Side note, I know he is sent free stuff (like many or most reviewers), but what is your evidence to suggest he is actually paid to hype stuff?
 
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Jan 16, 2018 at 10:14 AM Post #6 of 49

ostewart

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Of course that's is true about the speakers, as I mentioned in my original post. However it still gives you a rough flavour of how the headphones sound in comparison to one another. Also him being paid to hype certain products, once again, has no bearing whatsoever to the actual sound demos.

Side note, I know he is sent free stuff (like many or most reviewers), but what is your evidence to suggest he is actually paid to hype stuff?

Affiliate links, he hypes up certain products so more people watch his videos and buy from the links he provides. Have you seen how much money he is making from advertising?

Take his view on the Hifiman HE-6, doesn't even bother trying to power them properly and trashes them based on that. Because he doesn't have an affiliate link to them because they are an old discontinued product.
 
Jan 16, 2018 at 10:34 AM Post #7 of 49

Naim.F.C

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Affiliate links, he hypes up certain products so more people watch his videos and buy from the links he provides. Have you seen how much money he is making from advertising?

Take his view on the Hifiman HE-6, doesn't even bother trying to power them properly and trashes them based on that. Because he doesn't have an affiliate link to them because they are an old discontinued product.

Pretty much ALL major review outlets make money from advertising, from Headfonia right through to this very forum (hence the adverts plastered everywhere). The commercial aspect in and of itself does not necessarily invalidate the opinions, if it did we'd never trust any online tech or review site, for any hobby. Granted it's fine to be guarded or cautious in your trust of such opinions though, that's perfectly fair.

Having said that, I asked you to provide evidence of your claim, but you've done no such thing, just aired a personal grievance about the HE-6. Clearly you're misplaced in that critique though, since I'd argue some of the headphones he's been most praising of, have infact been old discontinued headphones, eg old discontinued Stax and Beyerdynamic models and so on.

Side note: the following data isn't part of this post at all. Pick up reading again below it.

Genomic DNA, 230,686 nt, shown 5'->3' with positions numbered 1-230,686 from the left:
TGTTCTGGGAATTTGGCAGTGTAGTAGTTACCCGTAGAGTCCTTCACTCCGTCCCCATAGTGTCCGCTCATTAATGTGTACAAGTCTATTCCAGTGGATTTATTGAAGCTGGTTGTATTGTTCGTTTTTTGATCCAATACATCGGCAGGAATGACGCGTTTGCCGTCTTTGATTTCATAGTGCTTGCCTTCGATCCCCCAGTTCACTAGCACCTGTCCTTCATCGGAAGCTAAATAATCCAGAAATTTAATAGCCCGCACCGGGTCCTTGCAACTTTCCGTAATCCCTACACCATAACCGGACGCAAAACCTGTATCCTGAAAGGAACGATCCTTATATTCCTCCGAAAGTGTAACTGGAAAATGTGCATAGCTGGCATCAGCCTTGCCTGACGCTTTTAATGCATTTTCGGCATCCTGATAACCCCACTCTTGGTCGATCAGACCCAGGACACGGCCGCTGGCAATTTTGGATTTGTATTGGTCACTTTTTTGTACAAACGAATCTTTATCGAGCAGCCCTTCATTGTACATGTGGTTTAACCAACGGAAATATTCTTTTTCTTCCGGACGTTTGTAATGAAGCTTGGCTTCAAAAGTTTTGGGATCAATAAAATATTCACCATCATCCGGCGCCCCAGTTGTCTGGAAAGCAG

As far as I am aware, the only affiliate scheme he has in place is on occasion via Amazon purchase links (which he mentions in the description), besides that he relies on Patreon and YT revenue. Him getting sent free products, either by ordinary people or by manufacturers, is standard practice.
 
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Jan 16, 2018 at 11:49 AM Post #8 of 49

ostewart

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Pretty much ALL major review outlets make money from advertising, from Headfonia right through to this very forum (hence the adverts plastered everywhere). The commercial aspect in and of itself does not necessarily invalidate the opinions, if it did we'd never trust any online tech or review site, for any hobby. Granted it's fine to be guarded or cautious in your trust of such opinions though, that's perfectly fair.

Having said that, I asked you to provide evidence of your claim, but you've done no such thing, just aired a personal grievance about the HE-6. Clearly you're misplaced in that critique though, since I'd argue some of the headphones he's been most praising of, have infact been old discontinued headphones, eg old discontinued Stax and Beyerdynamic models and so on.

As far as I am aware, the only affiliate scheme he has in place is on occasion via Amazon purchase links (which he mentions in the description), besides that he relies on Patreon and YT revenue. Him getting sent free products, either by ordinary people or by manufacturers, is standard practice.